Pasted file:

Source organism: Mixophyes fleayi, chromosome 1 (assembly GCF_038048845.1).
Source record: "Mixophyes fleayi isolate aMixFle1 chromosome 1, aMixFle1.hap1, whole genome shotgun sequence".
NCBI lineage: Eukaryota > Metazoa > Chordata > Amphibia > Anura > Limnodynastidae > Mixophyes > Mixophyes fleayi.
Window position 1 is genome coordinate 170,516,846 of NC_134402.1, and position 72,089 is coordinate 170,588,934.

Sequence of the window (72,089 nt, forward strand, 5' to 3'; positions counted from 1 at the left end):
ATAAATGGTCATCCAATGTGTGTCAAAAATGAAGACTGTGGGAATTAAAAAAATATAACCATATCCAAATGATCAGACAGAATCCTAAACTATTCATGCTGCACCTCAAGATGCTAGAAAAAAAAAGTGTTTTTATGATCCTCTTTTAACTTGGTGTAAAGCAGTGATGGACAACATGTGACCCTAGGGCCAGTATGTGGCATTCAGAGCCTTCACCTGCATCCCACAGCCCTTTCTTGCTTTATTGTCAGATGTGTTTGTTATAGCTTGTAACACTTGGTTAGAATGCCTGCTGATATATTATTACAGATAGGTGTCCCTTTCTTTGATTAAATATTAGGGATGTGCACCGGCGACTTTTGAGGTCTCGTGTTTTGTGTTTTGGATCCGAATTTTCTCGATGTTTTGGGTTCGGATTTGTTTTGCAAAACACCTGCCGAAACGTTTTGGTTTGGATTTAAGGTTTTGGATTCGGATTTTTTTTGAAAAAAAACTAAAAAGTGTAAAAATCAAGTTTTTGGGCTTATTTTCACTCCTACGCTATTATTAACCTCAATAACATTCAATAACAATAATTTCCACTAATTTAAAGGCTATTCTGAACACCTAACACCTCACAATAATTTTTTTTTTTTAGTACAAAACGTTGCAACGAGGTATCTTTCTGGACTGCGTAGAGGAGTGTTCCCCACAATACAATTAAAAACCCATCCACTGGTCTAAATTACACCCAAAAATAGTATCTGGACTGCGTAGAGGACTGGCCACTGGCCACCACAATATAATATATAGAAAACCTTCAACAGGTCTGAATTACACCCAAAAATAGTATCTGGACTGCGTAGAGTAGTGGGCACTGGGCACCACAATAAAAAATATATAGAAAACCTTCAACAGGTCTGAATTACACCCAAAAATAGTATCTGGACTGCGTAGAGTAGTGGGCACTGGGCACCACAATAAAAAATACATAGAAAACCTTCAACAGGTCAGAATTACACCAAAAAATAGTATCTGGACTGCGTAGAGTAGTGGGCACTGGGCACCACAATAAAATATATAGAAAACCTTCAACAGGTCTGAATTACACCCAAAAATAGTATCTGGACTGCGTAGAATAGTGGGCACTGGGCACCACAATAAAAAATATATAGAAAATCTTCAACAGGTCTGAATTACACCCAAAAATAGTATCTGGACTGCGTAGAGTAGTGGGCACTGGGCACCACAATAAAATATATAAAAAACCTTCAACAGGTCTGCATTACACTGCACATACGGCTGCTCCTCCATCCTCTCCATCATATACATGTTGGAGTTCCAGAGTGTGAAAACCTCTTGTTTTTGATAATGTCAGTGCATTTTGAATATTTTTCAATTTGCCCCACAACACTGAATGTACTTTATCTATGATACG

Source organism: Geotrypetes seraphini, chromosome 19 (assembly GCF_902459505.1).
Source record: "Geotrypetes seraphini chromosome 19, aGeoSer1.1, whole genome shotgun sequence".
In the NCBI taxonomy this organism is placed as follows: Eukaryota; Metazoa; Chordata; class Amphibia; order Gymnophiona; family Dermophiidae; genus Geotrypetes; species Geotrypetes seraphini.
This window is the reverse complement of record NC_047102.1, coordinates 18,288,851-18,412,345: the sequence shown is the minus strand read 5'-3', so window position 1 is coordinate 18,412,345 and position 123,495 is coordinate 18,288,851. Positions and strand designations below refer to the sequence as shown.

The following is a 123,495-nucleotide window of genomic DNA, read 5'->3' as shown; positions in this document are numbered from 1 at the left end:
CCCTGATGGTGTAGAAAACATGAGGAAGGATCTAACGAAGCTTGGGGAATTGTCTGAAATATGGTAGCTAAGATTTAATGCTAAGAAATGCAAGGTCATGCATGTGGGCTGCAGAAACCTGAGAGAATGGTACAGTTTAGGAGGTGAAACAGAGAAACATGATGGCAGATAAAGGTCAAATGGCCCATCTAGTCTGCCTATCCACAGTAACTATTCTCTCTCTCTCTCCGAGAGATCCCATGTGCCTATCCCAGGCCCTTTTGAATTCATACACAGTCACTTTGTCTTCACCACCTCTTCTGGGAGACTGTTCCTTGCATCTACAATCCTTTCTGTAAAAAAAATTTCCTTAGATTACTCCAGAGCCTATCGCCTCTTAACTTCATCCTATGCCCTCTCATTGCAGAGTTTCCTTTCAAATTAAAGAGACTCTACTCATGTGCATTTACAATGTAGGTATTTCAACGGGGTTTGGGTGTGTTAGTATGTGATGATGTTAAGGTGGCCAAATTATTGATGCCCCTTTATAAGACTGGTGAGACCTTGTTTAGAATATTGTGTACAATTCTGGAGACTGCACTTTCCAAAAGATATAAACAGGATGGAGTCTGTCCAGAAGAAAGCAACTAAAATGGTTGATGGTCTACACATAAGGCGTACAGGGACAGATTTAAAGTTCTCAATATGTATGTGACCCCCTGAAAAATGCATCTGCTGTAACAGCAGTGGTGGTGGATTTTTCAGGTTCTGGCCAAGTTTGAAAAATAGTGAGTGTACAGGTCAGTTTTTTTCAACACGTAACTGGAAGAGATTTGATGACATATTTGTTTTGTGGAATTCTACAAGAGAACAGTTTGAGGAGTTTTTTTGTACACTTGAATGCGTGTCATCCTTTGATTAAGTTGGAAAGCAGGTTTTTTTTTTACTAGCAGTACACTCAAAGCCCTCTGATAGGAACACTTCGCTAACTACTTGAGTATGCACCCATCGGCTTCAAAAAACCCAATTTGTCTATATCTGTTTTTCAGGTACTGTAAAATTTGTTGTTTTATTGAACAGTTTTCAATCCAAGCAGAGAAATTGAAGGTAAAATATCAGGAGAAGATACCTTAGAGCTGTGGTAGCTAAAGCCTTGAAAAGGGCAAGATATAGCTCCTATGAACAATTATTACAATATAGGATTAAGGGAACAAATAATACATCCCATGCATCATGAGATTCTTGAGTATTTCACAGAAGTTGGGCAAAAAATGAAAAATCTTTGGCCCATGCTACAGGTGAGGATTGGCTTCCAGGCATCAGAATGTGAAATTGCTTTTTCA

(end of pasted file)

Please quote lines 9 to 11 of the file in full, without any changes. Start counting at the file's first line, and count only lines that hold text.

In the NCBI taxonomy this organism is placed as follows: Eukaryota; Metazoa; Chordata; class Amphibia; order Gymnophiona; family Dermophiidae; genus Geotrypetes; species Geotrypetes seraphini.
This window is the reverse complement of record NC_047102.1, coordinates 18,288,851-18,412,345: the sequence shown is the minus strand read 5'-3', so window position 1 is coordinate 18,412,345 and position 123,495 is coordinate 18,288,851. Positions and strand designations below refer to the sequence as shown.

The following is a 123,495-nucleotide window of genomic DNA, read 5'->3' as shown; positions in this document are numbered from 1 at the left end: